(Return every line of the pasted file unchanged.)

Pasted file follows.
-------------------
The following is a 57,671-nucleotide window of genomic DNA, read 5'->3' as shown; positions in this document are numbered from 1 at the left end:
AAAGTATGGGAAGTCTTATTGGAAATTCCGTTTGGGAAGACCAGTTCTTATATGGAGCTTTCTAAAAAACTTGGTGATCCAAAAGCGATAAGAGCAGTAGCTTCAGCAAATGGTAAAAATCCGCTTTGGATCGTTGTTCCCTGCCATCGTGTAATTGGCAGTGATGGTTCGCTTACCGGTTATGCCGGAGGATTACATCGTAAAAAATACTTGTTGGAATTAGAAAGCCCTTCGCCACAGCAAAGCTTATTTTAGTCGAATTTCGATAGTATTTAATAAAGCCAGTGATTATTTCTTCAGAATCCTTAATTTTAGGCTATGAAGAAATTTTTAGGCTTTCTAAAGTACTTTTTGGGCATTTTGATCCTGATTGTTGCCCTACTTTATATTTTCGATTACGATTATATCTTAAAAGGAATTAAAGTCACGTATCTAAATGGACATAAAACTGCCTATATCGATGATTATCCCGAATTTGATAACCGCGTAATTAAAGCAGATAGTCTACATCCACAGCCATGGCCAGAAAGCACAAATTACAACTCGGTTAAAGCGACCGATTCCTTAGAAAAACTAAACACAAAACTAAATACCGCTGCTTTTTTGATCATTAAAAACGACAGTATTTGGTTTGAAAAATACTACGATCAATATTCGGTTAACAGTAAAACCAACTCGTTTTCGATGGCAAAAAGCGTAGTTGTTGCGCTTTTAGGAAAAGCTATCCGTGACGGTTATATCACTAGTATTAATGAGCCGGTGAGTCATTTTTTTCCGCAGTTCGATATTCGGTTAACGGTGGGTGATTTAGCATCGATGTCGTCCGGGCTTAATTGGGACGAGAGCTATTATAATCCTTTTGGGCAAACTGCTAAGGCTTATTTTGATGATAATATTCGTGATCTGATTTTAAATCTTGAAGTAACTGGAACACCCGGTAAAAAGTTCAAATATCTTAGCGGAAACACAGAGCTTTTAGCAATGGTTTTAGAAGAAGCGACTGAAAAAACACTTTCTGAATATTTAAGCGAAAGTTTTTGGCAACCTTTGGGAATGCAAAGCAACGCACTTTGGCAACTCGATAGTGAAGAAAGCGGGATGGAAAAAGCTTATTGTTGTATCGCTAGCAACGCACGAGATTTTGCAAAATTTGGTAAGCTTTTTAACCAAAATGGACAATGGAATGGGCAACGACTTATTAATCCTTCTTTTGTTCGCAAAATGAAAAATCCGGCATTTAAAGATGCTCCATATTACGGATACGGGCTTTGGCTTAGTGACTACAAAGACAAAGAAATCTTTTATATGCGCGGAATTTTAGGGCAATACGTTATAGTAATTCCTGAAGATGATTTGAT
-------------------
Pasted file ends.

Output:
The following is a 57,671-nucleotide window of genomic DNA, read 5'->3' as shown; positions in this document are numbered from 1 at the left end:
AAAGTATGGGAAGTCTTATTGGAAATTCCGTTTGGGAAGACCAGTTCTTATATGGAGCTTTCTAAAAAACTTGGTGATCCAAAAGCGATAAGAGCAGTAGCTTCAGCAAATGGTAAAAATCCGCTTTGGATCGTTGTTCCCTGCCATCGTGTAATTGGCAGTGATGGTTCGCTTACCGGTTATGCCGGAGGATTACATCGTAAAAAATACTTGTTGGAATTAGAAAGCCCTTCGCCACAGCAAAGCTTATTTTAGTCGAATTTCGATAGTATTTAATAAAGCCAGTGATTATTTCTTCAGAATCCTTAATTTTAGGCTATGAAGAAATTTTTAGGCTTTCTAAAGTACTTTTTGGGCATTTTGATCCTGATTGTTGCCCTACTTTATATTTTCGATTACGATTATATCTTAAAAGGAATTAAAGTCACGTATCTAAATGGACATAAAACTGCCTATATCGATGATTATCCCGAATTTGATAACCGCGTAATTAAAGCAGATAGTCTACATCCACAGCCATGGCCAGAAAGCACAAATTACAACTCGGTTAAAGCGACCGATTCCTTAGAAAAACTAAACACAAAACTAAATACCGCTGCTTTTTTGATCATTAAAAACGACAGTATTTGGTTTGAAAAATACTACGATCAATATTCGGTTAACAGTAAAACCAACTCGTTTTCGATGGCAAAAAGCGTAGTTGTTGCGCTTTTAGGAAAAGCTATCCGTGACGGTTATATCACTAGTATTAATGAGCCGGTGAGTCATTTTTTTCCGCAGTTCGATATTCGGTTAACGGTGGGTGATTTAGCATCGATGTCGTCCGGGCTTAATTGGGACGAGAGCTATTATAATCCTTTTGGGCAAACTGCTAAGGCTTATTTTGATGATAATATTCGTGATCTGATTTTAAATCTTGAAGTAACTGGAACACCCGGTAAAAAGTTCAAATATCTTAGCGGAAACACAGAGCTTTTAGCAATGGTTTTAGAAGAAGCGACTGAAAAAACACTTTCTGAATATTTAAGCGAAAGTTTTTGGCAACCTTTGGGAATGCAAAGCAACGCACTTTGGCAACTCGATAGTGAAGAAAGCGGGATGGAAAAAGCTTATTGTTGTATCGCTAGCAACGCACGAGATTTTGCAAAATTTGGTAAGCTTTTTAACCAAAATGGACAATGGAATGGGCAACGACTTATTAATCCTTCTTTTGTTCGCAAAATGAAAAATCCGGCATTTAAAGATGCTCCATATTACGGATACGGGCTTTGGCTTAGTGACTACAAAGACAAAGAAATCTTTTATATGCGCGGAATTTTAGGGCAATACGTTATAGTAATTCCTGAAGATGATTTGAT